What parents need to know
Parents Need to Know
Parents need to know that this reality series -- which follows three young teens as they attend an action sports summer camp -- is pretty tame overall, though it does serve as a promotional vehicle for the camp and also prominently features logos for Red Bull. The language is pretty tame, although the boys occasionally use strong words like "a--hole" (though swearing is fully bleeped out). Although there are some female staff members, the overall experience is geared toward boys. The show will most likely appeal to tweens and teens who enjoy skateboarding, BMX biking, and related activities.
What's the story?
CAMP WOODWARD follows three teenage boys as they participate in an action sports fantasy summer camp. Under the direction of managing owner Gary Ream, the three talented athletes get to skateboard, ride BMX bikes, and participate in other activities with other talented kids on some of the world's best equipment. They also get to learn from some of the country's top action sport professionals. It's all a lot of fun -- but the best part is that they get to learn a little more about themselves along the way.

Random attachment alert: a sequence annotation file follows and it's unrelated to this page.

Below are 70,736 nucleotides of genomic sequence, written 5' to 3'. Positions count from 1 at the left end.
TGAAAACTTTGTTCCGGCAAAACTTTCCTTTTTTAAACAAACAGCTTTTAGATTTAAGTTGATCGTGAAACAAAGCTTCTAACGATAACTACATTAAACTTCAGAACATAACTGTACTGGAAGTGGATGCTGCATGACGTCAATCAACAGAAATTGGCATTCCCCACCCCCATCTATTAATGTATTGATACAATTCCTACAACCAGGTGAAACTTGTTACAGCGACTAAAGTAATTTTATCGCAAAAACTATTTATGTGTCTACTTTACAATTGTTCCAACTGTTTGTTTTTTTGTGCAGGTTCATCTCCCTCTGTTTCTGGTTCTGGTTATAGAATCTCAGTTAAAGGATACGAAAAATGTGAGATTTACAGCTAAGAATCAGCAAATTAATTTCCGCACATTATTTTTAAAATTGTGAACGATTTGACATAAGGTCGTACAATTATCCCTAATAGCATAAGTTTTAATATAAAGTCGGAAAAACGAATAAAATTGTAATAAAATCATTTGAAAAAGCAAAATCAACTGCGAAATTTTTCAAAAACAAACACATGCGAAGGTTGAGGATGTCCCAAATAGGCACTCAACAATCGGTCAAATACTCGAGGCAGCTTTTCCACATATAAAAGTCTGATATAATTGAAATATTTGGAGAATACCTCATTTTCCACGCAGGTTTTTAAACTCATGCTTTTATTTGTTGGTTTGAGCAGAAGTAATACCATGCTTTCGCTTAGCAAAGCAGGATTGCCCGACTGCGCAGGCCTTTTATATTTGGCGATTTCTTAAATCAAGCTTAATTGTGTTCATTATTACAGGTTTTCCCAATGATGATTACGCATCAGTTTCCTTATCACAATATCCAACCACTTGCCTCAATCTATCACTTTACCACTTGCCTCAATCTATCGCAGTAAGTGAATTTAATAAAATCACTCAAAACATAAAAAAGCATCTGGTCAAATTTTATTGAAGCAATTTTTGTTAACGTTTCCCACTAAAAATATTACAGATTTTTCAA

Is it any good?
The mild, kid-oriented reality show offers tween viewers a chance to watch young people as they pursue their passion in a safe, supportive environment and enjoy the chance to see some of the top competitors in their favorite sports. It also highlights safety, commitment, and challenging yourself to reach new goals.
But the series is also a showcase for the camp, showing off how well the staff trains and takes care of their summer residents. As a result, while the show promotes some positive values, you can't help but feel like you're watching one big commercial -- especially when the camp's Web address is flashed across the screen before commercial breaks. Young skateboarding and biking fans will probably enjoy the series, but they might also be convinced that this should be their next summer destination.
Families can talk about...
Families can talk about what inspired this series. Is this show really about the kids, or is it more about promoting the camp? Families can also discuss action sports. Do girls participate in these activities? Do you think shows featuring "extreme" sports are geared specifically toward boys? Why or why not?